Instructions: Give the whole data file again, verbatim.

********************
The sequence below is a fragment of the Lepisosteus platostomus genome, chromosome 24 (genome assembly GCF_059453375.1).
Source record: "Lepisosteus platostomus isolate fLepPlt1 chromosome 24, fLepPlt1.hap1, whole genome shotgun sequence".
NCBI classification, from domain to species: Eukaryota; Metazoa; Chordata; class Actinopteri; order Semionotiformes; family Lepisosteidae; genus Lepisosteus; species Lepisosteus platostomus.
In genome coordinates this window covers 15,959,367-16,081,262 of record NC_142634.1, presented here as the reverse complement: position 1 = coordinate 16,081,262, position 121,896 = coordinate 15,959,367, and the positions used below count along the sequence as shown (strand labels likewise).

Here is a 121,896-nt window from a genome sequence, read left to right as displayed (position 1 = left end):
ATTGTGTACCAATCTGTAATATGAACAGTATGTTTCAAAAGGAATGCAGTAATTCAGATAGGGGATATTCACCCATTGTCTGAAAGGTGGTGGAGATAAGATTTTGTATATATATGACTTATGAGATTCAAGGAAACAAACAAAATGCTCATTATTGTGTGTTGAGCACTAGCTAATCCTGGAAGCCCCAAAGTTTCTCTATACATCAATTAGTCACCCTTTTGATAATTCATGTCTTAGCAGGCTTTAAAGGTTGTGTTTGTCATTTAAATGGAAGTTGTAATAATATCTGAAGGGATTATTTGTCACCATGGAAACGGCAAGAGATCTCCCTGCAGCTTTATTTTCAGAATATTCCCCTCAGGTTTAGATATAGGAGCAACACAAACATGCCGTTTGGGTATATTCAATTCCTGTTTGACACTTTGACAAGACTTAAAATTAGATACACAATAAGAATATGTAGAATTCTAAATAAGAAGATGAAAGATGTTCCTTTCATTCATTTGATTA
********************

The sequence below is a fragment of the Lepisosteus platostomus genome, chromosome 24 (genome assembly GCF_059453375.1).
Source record: "Lepisosteus platostomus isolate fLepPlt1 chromosome 24, fLepPlt1.hap1, whole genome shotgun sequence".
NCBI classification, from domain to species: Eukaryota; Metazoa; Chordata; class Actinopteri; order Semionotiformes; family Lepisosteidae; genus Lepisosteus; species Lepisosteus platostomus.
In genome coordinates this window covers 15,959,367-16,081,262 of record NC_142634.1, presented here as the reverse complement: position 1 = coordinate 16,081,262, position 121,896 = coordinate 15,959,367, and the positions used below count along the sequence as shown (strand labels likewise).

Here is a 121,896-nt window from a genome sequence, read left to right as displayed (position 1 = left end):
ATTGTGTACCAATCTGTAATATGAACAGTATGTTTCAAAAGGAATGCAGTAATTCAGATAGGGGATATTCACCCATTGTCTGAAAGGTGGTGGAGATAAGATTTTGTATATATATGACTTATGAGATTCAAGGAAACAAACAAAATGCTCATTATTGTGTGTTGAGCACTAGCTAATCCTGGAAGCCCCAAAGTTTCTCTATACATCAATTAGTCACCCTTTTGATAATTCATGTCTTAGCAGGCTTTAAAGGTTGTGTTTGTCATTTAAATGGAAGTTGTAATAATATCTGAAGGGATTATTTGTCACCATGGAAACGGCAAGAGATCTCCCTGCAGCTTTATTTTCAGAATATTCCCCTCAGGTTTAGATATAGGAGCAACACAAACATGCCGTTTGGGTATATTCAATTCCTGTTTGACACTTTGACAAGACTTAAAATTAGATACACAATAAGAATATGTAGAATTCTAAATAAGAAGATGAAAGATGTTCCTTTCATTCATTTGATTA